Thanks for the info Dave. Both are to be salt water. so I'm not sure about their being different chemicals involved. But I do understand the 2 separate bodies of water. It would seem that is a pitfall worth looking into.

    I guess the question is: Is the gain in efficiency in heating the spa worth the trouble of having to maintain 2 separate bodies of water? I've never had a pool before, so I really do not know.

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    Divin Dave's Avatar
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    Re: Building new concrete pool and spa. Should the SPA spill over?

    Abe,
    hummm... So if both are the be saltwater, then Im suspecting the PB is indeed planning on using pool water to populate the spa with, thats the only thing that really makes sense.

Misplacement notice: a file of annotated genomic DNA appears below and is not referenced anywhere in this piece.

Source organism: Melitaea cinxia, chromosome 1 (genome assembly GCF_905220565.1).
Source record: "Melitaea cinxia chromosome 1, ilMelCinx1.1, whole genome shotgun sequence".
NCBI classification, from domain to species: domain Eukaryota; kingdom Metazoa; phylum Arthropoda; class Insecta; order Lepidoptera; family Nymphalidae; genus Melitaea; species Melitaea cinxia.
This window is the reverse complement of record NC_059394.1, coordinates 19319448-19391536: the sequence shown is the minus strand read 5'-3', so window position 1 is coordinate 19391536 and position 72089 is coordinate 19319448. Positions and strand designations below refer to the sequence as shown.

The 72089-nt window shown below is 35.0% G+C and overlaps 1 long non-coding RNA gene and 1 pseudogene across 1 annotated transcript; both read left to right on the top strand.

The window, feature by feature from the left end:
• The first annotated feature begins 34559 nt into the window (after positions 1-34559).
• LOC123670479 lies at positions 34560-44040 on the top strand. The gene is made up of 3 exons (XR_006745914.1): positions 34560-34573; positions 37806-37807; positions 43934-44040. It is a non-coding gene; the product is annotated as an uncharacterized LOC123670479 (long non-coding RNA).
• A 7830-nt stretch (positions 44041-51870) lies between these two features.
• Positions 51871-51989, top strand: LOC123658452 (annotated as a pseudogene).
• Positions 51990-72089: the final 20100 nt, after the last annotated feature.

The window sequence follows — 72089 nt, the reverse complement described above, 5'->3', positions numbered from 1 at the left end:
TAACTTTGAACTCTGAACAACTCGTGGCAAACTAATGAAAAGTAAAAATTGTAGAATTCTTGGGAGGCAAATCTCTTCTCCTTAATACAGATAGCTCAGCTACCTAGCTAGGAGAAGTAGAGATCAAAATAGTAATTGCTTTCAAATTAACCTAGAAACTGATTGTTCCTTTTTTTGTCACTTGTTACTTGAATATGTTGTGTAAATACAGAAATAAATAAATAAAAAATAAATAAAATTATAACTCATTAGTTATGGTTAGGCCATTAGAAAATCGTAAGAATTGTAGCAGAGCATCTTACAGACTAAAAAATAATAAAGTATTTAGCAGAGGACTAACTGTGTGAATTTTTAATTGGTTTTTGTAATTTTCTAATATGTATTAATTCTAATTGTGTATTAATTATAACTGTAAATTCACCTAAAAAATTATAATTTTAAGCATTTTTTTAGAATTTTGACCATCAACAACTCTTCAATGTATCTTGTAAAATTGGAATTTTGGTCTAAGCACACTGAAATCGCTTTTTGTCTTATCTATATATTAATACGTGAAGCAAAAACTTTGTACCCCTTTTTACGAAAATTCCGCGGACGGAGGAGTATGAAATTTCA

The salt in pool water is used by a Saltwater Chlorine Generator (SWG), to make chlorine, so both the pool and spa will be chemically identical.

    A stand alone spa using its own water are usually maintained by using Bromine instead of Chlorine. That's why I mentioned different maintenance needs. Not so in your case so it seems. Caveat here, it would be helpful to know the plumbing layout to be 100% sure.

    But to answer your question about heater efficiency, and this with the understanding that the spa will be using pool water.

    I dont see any difference between the spill over and the non spillover if it is plumbed properly.
    There should be valves at the equipment pad that you can turn to close the circulation on the pool, and open others to circulate only water to/from the spa through the heater.

    If the plumbing and valve set up can do this, then it doesnt matter if the teh spa is a spillover or not, the heating efficiency would be the same either way as long as you are heating the spa only.